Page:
Green Screen Stages in Manhattan, New York
Big Apple Studio houses three green screen studios to support your chroma key production needs.
Address: 229 W 28th Street, 6th Floor (between 7th and 8th Avenues)
This is our flagship U-shaped green screen cyc studio. Ideal for full body, multiple talent green screen shoots, with depth to minimize green spill, and width to support multiple simultaneous camera angles. Great for panel discussions, interviews, music videos, and more. To learn more about Studio 6A click here.
Address: 229 W 28th Street, 5th Floor (between 7th and 8th Avenues)
This is our newest L-shaped green screen cyc studio. Ideal for full body, multiple talent green screen shoots, with depth to minimize green spill, and length to support 40′ walking shots. Great for interviews, dancing and walking, music videos, and more. To learn more about Studio 5G. click here.
Address: 229 W 28th Street, 7th Floor (between 7th and 8th Avenues)
Studio 7C is ideal for 3/4 body green screen production, particularly behind-a-desk webcasting. Rates start as low as $125/hour, $950/day. To learn more about Studio 7C click here.
Tips for Getting the Best Possible Key
- Obtain a consistent color for your green background. In a studio environment utilizing a hard cyclorama, that means maintaining an even surface with no divots, cracks, seams or areas of discoloration. With a fabric background, that requires making sure the fabric is taut, with no tears, wrinkles or folds.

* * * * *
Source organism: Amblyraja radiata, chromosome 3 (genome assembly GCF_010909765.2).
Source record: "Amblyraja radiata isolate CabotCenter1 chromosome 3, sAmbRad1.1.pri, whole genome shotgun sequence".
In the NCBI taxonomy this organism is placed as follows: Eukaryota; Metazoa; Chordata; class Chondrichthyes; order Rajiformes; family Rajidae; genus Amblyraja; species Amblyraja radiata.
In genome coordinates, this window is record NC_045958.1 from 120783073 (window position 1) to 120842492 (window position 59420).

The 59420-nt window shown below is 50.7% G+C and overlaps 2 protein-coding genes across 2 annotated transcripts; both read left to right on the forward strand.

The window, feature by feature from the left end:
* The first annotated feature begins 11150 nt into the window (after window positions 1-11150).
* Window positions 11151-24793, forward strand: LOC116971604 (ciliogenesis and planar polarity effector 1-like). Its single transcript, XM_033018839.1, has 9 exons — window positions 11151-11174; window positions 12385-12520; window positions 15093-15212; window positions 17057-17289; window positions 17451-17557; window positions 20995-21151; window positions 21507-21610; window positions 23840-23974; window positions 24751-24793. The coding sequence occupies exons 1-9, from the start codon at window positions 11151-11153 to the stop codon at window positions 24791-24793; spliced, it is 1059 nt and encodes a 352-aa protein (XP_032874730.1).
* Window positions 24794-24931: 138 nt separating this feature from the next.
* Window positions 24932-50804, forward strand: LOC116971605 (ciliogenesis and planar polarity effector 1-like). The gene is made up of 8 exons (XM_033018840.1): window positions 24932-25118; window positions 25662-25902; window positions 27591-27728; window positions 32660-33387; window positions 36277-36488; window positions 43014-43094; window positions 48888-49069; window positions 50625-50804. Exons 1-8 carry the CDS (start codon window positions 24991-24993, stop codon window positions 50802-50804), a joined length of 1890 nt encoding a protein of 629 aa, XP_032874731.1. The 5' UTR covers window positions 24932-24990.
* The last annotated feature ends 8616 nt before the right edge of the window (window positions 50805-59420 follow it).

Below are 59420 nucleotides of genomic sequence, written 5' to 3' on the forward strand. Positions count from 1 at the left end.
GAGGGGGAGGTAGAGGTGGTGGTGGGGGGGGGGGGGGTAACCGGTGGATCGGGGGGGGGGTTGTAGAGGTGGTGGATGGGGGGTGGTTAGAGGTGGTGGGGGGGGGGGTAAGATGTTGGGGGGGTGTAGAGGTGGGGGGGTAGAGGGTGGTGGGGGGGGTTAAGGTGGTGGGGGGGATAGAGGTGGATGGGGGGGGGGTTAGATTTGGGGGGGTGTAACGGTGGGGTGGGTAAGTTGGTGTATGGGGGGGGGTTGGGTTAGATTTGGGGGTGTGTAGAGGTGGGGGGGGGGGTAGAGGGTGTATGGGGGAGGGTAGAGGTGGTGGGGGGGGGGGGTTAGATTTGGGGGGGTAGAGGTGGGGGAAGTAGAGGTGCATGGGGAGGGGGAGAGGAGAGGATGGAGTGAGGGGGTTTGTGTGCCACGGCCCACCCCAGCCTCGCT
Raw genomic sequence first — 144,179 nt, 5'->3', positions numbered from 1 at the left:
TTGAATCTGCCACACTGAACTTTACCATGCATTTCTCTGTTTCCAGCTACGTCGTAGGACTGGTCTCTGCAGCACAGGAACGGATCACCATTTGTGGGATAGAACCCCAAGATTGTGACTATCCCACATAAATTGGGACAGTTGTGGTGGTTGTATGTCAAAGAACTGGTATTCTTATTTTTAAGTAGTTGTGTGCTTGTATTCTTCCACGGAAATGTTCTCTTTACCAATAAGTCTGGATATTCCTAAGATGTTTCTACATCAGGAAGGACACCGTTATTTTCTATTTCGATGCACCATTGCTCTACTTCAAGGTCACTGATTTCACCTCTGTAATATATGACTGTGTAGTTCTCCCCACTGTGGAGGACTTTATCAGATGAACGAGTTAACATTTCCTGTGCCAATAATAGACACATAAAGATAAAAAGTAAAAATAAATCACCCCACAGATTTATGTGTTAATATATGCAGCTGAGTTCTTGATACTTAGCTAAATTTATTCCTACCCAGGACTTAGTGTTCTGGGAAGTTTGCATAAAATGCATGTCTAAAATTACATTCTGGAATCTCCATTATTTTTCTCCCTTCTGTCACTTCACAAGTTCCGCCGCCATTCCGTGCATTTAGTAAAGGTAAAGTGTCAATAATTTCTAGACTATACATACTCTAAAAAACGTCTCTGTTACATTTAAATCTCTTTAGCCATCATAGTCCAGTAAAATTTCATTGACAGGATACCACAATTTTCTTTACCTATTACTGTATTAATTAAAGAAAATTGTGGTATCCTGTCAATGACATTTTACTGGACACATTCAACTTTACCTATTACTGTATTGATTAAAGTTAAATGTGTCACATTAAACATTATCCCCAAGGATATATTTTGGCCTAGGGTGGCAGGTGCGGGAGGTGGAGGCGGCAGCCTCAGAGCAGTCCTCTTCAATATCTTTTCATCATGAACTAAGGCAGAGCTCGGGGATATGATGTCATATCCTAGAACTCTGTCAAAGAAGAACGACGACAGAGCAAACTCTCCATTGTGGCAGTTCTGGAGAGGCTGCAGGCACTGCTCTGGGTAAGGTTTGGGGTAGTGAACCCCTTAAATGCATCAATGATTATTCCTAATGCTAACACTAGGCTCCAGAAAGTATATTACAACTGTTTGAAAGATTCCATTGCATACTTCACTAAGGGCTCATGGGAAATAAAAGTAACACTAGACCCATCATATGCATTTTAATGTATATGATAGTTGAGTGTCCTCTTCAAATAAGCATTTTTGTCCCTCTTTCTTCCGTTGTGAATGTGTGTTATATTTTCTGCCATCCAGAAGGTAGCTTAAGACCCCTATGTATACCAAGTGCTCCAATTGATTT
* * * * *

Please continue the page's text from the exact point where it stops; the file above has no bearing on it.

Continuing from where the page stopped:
- Apply even lighting. Use a soft, wide beam fixtures with as much diffusion as possible to evenly light your entire green screen background. Having a studio lighting grid overhead great assists in this effort.
- Minimize green spill. Chroma key software and hardware have sophisticated algorithms to strip green spill from your subjects. However, de-spilling electronically usually comes at a cost to color fidelity, leading to color correction challenges in post-production. Better to minimize green spill during your shoot. You can do this by a) maximizing the distance between your subject and the green walls, b) masking any and all green surfaces which are outside the camera shot, c) using flags to sop up additional green spill reflecting off of studio surfaces.
- Choose a color accurate green screen background. All things being equal, color consistency is more important to a good key than color accuracy, but the closer you can get your green background to the green frequency corresponding to a video camera’s green censor, the easier it will be for your chroma key technology to create the alpha layer and get a clean key.